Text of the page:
Senior Clinical Lecturer
After graduating from Newcastle-Upon-Tyne in Medicine in 1988, I worked in the UK and Australia, before taking some time out to study behavioural ecology. I have always been interested in the evolutionary processes that shaped the human mind, and my research career commenced collaborating with Andrew Whiten in St Andrews, who pioneered the study of social learning in non-human primates. Our first joint publication was a paper (now widely cited) linking imitation and ‘theory of mind’ problems in autism to impaired ‘mirror neuron’ functioning. In 2000, I was appointed to my current post as a Child and Adolescent Psychiatrist in Aberdeen, with my time divided between research and clinical practice. The latter involves trying to help young people with the most severe and intractable mental health problems (particularly autism) from across the region.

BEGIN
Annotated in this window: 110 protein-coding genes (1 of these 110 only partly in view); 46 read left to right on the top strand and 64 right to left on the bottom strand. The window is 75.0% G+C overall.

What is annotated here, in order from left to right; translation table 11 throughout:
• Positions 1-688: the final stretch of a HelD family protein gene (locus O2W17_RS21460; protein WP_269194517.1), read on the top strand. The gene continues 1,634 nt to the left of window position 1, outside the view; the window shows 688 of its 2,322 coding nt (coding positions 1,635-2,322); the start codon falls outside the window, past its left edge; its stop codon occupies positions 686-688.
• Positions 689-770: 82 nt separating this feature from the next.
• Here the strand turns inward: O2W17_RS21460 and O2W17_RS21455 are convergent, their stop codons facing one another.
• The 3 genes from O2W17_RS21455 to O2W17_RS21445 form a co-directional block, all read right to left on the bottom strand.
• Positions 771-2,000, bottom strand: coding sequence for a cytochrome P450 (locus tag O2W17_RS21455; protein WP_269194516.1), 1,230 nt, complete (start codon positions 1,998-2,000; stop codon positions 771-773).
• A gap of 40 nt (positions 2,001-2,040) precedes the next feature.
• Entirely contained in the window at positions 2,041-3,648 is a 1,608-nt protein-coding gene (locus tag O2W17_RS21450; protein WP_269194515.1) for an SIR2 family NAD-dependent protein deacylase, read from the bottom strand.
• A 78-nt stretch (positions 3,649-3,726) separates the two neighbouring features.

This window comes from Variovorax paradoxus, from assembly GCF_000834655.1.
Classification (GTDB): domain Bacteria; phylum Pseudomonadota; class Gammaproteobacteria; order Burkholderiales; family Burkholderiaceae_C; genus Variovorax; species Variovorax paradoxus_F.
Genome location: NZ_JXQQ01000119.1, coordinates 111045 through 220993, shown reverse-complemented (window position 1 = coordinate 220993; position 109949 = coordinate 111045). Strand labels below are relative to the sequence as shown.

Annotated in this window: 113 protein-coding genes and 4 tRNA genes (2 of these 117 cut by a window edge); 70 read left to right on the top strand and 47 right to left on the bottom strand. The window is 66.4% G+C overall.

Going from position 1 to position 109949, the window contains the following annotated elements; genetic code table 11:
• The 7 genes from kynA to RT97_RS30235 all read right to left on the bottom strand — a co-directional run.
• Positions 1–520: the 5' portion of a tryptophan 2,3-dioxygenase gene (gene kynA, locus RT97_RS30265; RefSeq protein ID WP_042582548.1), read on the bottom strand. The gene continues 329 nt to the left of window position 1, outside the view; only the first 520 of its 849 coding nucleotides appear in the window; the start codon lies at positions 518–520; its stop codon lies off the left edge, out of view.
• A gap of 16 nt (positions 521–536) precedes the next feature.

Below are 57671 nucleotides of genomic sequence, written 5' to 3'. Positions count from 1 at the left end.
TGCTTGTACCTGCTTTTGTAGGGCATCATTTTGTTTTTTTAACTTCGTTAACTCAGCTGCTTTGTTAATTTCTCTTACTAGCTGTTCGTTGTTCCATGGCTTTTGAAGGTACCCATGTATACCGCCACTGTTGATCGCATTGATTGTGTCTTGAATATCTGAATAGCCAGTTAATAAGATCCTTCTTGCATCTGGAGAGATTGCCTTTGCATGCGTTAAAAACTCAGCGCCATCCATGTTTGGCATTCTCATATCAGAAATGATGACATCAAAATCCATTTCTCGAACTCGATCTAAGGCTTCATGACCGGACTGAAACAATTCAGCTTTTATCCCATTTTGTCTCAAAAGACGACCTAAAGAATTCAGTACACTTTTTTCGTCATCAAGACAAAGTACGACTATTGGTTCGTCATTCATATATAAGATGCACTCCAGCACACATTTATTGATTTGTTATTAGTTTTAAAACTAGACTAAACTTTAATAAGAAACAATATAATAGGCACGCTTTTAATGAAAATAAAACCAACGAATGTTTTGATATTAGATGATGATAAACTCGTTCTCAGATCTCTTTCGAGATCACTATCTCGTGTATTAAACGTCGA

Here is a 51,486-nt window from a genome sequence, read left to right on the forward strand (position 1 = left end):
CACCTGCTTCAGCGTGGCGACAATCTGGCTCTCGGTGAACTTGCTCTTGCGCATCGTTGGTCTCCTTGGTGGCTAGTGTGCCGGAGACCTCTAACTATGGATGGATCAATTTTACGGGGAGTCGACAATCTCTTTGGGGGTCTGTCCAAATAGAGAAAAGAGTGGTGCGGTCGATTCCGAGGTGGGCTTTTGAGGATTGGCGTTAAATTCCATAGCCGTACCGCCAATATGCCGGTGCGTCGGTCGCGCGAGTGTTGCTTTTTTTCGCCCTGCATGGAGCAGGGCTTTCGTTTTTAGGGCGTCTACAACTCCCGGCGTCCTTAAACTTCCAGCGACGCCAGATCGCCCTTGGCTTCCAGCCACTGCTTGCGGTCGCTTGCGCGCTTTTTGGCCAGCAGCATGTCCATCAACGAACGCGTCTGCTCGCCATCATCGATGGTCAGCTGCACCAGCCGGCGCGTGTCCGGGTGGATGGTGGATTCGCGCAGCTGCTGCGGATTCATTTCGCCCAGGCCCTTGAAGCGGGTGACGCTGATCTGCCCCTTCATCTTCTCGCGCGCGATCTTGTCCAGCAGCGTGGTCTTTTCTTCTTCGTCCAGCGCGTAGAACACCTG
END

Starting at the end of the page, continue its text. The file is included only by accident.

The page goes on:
Lay summary of research interests
I am interested in finding better ways to understand the mental health problems which affect young people, especially those that stem from problems with development of the brain, such as autism, attention deficit hyperactivity disorder (ADHD) and Developmental Coordination Disorder (previously often known as dyspraxia). In particular, my research is concerned with measuring different sorts of behaviour, especially imitation, coordination abilities and emotional expressions, and sometimes using brain scanning technology, to better help understand what can go wrong in important aspects of development such as empathy and emotional communication. I am also interested in whether there are influences on the developing brain that occur during pregnancy that may subsequently result in mental health problems.
Autism; imitation, social learning, action, emotional communication and development.